Monday, 4 January 2010

Searching for a Snowflake

The safari had an impromptu trip out this morning while the Land Rover was being looked at after horrible ear-splitting metallic squealing sounds were heard coming from one of the back wheels after yesterday’s excellent trip…why is nothing ever straight forward?
So with a short hour or so while the Land Rover was in dock we set off along the beach looking down the strandline for Snowflakes – aka Snow Buntings

one had been seen there on Christmas Eve so it/they could still be around and two were on the south side on 29th (possibly ‘ours’ moving over the river). The sea had been freezing as the tides came in and there was a little cliff of wave formed ice.

The last time I saw this was 1982/3 when I was a Ranger at Formby Point (on the south side) when it was much deeper, nearly half a metre thick! Wonder what it’s like there now, can’t quite see the beach there from Patch 2, just the tops of the dunes.

We headed off down the beach and soon found a black and white bird (Snow Buntings are actually more brown and white than black and white in their winter plumage) – a long dead Lesser Black Backed Gull, no legs = no rings. Several hundred yards further on we found another dead black and white bird – an immature Gannet,

(can't tick a dead thing) again no legs meant no rings. The huge numbers of dogs on the beach meant that if there were any Snow Buntings we’d probably be lucky to find them with all that disturbance. A third dead black and white bird was another Lesser Black Backed Gull – even less remained of this one than the first!
At last we came across some live birds and yes they were black and white – Pied Wagtails…four of them…doh.
Way out on the tide line, almost a mile from the dune edge where we were walking we got a year tick, number 65, a few Curlews in amongst well over a hundred Oystercatchers and a similar number of Sanderlings, one or two Redshanks were lurking in there too. Strangely a concerted scan of the sea, which was just about flat calm, revealed not a single Common Scoter…weird or what?...maybe tomorrow, when we will be back on the slightly more elevated Patch 2 and the tide will be a whole heap nearer!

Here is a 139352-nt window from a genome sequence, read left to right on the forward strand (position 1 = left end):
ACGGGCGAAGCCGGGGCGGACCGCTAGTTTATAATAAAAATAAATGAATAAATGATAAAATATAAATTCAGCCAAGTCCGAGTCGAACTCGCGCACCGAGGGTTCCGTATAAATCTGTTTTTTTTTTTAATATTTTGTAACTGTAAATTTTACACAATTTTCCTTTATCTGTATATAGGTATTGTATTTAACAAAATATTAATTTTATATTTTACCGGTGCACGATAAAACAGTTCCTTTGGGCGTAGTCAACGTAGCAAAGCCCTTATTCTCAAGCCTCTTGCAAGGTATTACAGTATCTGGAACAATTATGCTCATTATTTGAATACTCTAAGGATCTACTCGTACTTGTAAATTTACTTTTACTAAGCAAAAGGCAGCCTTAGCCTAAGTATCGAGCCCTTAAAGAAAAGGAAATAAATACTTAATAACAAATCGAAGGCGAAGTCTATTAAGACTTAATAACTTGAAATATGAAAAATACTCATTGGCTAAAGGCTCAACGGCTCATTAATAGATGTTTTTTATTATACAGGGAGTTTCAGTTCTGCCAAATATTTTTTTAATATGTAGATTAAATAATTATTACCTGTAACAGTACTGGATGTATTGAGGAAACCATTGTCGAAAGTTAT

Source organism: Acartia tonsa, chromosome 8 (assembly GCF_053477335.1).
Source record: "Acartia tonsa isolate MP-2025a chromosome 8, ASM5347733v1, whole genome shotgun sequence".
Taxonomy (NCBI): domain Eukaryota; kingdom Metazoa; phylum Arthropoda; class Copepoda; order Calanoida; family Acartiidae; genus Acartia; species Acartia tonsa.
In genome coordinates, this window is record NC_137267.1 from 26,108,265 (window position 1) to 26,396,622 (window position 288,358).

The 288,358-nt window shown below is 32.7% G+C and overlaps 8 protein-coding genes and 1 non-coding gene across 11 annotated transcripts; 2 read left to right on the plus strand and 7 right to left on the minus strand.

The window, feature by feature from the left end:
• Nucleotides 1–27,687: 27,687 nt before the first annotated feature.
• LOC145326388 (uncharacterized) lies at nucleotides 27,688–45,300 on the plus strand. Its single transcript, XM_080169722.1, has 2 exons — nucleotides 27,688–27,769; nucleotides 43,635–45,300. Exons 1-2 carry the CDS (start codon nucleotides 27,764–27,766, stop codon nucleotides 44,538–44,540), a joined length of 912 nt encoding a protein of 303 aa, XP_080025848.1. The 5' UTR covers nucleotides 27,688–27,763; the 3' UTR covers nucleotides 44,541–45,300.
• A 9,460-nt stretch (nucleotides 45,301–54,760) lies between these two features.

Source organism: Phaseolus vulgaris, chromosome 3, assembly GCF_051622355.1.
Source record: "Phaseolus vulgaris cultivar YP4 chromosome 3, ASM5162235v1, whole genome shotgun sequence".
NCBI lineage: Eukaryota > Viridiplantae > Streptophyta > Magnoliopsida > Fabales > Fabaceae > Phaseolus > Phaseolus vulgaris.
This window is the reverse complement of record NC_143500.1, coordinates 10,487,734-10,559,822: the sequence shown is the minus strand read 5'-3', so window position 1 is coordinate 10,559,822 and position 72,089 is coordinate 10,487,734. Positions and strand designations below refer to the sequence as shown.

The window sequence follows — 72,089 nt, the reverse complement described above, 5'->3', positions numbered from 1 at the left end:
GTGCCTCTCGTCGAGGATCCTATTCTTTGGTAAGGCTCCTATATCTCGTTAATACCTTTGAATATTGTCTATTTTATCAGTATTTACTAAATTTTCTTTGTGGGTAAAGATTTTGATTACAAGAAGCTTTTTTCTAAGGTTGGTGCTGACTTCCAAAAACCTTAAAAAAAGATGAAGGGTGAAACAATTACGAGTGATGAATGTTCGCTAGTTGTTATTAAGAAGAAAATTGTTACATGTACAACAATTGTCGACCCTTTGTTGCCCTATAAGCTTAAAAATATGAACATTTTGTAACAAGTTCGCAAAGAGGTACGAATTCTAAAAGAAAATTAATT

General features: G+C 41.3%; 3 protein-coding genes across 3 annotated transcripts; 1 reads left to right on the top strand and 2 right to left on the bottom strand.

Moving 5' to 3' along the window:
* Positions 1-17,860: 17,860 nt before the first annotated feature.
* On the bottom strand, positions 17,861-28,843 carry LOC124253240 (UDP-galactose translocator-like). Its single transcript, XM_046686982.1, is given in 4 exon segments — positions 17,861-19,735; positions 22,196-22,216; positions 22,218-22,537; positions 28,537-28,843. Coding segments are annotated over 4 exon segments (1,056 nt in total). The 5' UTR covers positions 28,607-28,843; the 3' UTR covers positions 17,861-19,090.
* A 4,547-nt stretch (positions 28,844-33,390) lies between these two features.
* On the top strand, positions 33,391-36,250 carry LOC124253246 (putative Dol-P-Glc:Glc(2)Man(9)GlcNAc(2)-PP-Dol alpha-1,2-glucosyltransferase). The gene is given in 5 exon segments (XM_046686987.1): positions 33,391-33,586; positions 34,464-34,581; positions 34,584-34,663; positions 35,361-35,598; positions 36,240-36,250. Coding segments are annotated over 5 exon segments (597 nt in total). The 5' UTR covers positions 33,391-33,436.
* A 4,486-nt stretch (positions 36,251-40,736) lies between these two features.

Where to next? Back to the Patches proper tomorrow, although visits to Patch 1 will be in total darkness for some weeks yet. Patch 1’s Peregrine is still AWOL. But wait - late news - He's BACK on his ledge on the water tower tonight(66).
In the meantime let us know what’s missing but shouldn’t be from your outback list so far this January, or have you bumped into an unexpected bonus.

4 comments:

Monika said...

Wow - I've never seen ice forming at the ocean's edge before. Cool.

Hope it's nothing too serious (or expensive) with the Land Rover!

Lancashire and Lakeland Outback Adventure Wildlife Safaris said...

And we are only 8 degrees further north than you! But we have got an arctic airflow at the moment - even the beach wasa frozen solid.

Cheers

Dave

Dean said...

I also check any avian corpses for rings. Always interesting to know the birds details.

Warren Baker said...

Looks colder there than here Dave! Glad you saw something alive today!!